It would be desirable to note the works of some authors, which were

used in this work, such as: “English word-formation” by L. Bauer, “The

categories and types of present day word-formation” by H. Marchand, “The

word-formation abilities of colourmarking adjectives in modern German

languages” by M. Jirmunskaya.

II. Theoretical part.

The term «word».

The term «word» should be defined. It is taken to denote the smallest

independent, indivisible unit of speech, susceptible of being used in

isolation. A word may have a heavy stress, thought, some never take one.

To preceding the ‘infinitive’ never has a heavy stress, but it is a word as

it can be separated from the verbal stem by an adverb (as in to carefully

study). A composite may have two heavy stresses so long as it is not

analyzable as a syntactic group. There is a marked tendency in English to

give prefixes full stress thought they do not exist as independent words.

Indivisible composites such as arch-enemy, crypto-communist, unlucky,

therefore are morphological units whereas combination, like stone, wall,

gold watch, are syntactic groups. As for the criterion of indivisibility,

it is said that the article a is a word as IT can interpolate words between

article and substantive (a nice man, a very nice man, an exceptionally

gifted man). But a as in aglitter can’t be separated from the verb stem

with which it forms a group and therefore is not a free morpheme (word).

With regard to the criterion of usability, it must not be assumed that all

words can be used by themselves, in isolation. It is in the very nature of

determiners like the article the to be used in conjunction with the word

they determiners.

Definition of the field of word-formation.

Word-formation is that branch of the science of language which studies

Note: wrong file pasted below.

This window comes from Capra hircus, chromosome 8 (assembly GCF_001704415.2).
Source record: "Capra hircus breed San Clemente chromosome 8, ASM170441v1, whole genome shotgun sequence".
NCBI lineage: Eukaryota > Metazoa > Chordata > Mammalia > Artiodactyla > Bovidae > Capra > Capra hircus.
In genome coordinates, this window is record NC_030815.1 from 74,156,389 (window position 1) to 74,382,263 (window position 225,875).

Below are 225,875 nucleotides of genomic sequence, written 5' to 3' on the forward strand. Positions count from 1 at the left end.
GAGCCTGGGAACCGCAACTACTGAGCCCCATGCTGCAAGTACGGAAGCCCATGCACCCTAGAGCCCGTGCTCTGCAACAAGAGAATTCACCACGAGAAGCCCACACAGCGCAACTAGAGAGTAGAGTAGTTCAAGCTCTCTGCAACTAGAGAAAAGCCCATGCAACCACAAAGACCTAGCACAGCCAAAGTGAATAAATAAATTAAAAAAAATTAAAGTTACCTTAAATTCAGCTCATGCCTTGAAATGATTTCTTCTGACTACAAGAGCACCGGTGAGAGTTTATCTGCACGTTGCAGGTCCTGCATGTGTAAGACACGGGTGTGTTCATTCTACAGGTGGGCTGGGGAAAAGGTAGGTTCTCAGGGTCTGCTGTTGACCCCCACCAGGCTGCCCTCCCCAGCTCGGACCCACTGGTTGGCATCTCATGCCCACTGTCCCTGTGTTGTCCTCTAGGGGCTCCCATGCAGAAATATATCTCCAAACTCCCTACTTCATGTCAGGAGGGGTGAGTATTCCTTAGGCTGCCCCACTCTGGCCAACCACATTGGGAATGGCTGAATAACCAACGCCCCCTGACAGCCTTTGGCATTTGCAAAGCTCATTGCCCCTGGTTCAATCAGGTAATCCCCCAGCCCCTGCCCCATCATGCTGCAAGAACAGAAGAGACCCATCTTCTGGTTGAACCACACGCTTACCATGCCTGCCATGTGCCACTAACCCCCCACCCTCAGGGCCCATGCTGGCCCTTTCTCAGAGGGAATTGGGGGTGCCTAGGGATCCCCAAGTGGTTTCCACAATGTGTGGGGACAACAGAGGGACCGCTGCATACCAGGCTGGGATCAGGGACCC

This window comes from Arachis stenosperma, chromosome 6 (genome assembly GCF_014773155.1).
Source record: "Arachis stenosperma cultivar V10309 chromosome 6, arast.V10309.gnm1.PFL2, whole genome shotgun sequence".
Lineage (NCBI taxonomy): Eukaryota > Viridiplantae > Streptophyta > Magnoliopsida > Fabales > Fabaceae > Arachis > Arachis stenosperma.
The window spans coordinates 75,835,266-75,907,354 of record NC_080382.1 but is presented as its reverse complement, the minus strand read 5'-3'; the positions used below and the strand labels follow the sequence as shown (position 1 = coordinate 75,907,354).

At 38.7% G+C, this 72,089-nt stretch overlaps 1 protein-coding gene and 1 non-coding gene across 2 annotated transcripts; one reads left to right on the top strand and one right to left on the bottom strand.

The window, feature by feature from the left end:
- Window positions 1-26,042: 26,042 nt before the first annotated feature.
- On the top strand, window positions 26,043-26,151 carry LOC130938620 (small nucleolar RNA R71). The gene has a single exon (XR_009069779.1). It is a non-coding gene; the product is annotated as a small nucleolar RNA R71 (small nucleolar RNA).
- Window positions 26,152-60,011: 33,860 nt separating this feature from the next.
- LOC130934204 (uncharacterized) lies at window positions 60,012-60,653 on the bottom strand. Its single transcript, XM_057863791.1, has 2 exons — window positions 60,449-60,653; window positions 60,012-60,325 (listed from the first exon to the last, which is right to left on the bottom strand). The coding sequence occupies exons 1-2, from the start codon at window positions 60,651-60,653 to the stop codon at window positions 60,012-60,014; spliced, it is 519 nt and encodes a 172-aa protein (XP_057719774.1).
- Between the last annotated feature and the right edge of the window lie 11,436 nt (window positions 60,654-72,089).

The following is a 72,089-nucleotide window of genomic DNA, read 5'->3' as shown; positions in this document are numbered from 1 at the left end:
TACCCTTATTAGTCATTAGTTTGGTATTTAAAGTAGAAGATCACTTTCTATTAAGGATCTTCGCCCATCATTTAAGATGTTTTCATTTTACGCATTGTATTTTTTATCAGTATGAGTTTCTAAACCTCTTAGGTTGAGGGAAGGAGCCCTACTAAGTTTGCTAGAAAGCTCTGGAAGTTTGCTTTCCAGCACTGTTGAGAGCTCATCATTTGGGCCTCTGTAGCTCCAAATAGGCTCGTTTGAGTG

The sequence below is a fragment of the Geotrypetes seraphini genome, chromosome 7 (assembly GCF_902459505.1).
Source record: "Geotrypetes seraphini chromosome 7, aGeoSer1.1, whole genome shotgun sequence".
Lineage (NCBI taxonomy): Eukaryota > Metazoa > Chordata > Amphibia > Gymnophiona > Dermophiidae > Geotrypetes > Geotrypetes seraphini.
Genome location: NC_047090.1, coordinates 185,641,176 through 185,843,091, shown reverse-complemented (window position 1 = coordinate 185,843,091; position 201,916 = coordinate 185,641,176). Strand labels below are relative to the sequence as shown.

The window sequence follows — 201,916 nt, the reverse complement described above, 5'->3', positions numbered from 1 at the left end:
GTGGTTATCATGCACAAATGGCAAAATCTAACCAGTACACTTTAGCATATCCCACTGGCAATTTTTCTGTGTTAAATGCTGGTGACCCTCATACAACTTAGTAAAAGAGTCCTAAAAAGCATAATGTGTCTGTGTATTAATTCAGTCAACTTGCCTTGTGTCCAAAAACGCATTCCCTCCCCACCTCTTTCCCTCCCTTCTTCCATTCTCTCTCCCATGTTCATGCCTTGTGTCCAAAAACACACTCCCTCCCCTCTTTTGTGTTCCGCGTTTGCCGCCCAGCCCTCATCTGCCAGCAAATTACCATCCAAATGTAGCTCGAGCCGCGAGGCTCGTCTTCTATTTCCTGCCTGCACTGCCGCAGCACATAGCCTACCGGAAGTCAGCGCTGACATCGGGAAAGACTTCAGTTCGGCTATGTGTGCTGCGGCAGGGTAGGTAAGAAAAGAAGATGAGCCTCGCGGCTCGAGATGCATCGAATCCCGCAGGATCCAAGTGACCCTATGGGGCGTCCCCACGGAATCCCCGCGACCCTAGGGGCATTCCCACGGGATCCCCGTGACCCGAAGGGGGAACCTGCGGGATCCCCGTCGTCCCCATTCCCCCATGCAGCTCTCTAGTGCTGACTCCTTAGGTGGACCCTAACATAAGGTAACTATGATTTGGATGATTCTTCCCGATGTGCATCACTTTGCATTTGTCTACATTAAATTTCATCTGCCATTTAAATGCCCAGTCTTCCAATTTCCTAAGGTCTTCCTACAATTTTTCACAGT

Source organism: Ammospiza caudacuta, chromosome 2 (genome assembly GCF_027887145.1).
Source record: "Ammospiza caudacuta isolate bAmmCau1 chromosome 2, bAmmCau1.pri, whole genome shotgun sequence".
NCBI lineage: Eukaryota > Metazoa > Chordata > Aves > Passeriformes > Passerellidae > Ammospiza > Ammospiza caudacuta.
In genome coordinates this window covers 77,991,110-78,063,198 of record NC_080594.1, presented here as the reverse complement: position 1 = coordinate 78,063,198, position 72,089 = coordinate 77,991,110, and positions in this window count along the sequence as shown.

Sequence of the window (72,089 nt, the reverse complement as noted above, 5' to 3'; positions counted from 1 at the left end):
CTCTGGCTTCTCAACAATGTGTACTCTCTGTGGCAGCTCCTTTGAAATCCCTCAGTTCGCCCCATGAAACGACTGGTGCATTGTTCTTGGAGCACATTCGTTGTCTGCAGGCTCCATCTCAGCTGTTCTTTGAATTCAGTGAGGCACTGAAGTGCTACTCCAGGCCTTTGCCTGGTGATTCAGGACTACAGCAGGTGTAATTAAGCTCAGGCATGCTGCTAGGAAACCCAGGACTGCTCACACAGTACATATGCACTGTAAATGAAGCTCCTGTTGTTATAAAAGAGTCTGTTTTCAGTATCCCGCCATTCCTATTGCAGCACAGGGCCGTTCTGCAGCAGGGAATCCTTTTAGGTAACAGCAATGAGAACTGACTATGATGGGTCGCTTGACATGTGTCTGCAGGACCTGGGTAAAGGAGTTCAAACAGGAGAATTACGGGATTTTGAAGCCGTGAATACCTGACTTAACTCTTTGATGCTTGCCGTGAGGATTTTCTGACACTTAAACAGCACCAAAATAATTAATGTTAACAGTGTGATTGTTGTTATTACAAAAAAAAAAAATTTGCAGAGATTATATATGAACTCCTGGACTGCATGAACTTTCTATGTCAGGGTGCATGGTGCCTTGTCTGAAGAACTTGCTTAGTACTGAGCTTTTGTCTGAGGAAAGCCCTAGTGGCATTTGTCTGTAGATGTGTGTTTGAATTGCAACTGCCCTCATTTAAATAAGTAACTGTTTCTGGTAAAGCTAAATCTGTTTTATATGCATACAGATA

the patterns on which a language forms new lexical units, i.e. words. Word-

formation can only treat of composites which are analyzable both formally

and semantically. The study of the simple words, therefore, insofar as it

is an , unmotivated sign, has no please in it. It is a lexical matter. A

composite rests on a relationship between morphemes though which it is

motivated. By this token, do-er, un-do, rain-bow are relevant to word-

formation, but do, rain, bow are not.


Conversion is the change in form class of a form without any

corresponding change of form. Thus the change whereby the form napalm,

which has been used exclusively as a noun, came to be as a verb (They

decided to napalm the village) is a case of conversion.

The exact status of conversion within word-formation is unclear.

For some scholars (Marchand/10/) conversion is a brunch of derivation, for

others (Koziol /Marchand/10/) it is a separate type of word-formation, on a

level with derivation and compounding. Whether this distinction has any

real effect on the structure of a theory of word-formation is not clear.

Conversion is frequently called zero-derivation, a term which many

scholars prefer (Adams, Jespersen, Marchand/1,5,8/). Most writers who use

both terms appear to use them as synonyms (although Marchand/10/ is an

exception). However, as Lyons/9/ points out, the theoretical implications

of the two are rather different. Cruber/2/, for example, argues that to

treat ordinary derivation and zero-derivation differently in the grammar is

to lose a generalization, since both involve changes of form class, but

claims that they can only by treated the same way, if a zero-affix is

permitted. Otherwise, he says, derivation can be treated as a rule-governed

process, but zero-derivation can’t be; that is, the relation between some

napalm and to napalm and other similar pairs must be, considered to be

totally coincidental Lyon’s/9/ own view (as noted by Matthews) is that in

cases of so-called zero-derivation, an identity operation can be said to

have been carried out between the base and the new lexeme. This means that

there is a process linking the two lexeme, napalm, lent that this process

defines the form of the derived lexeme as being identical to the form of

the base. This is also more or less the line taken by Matthews himself,

when he speaks of a ‘formation involving zero operation’. The theoretical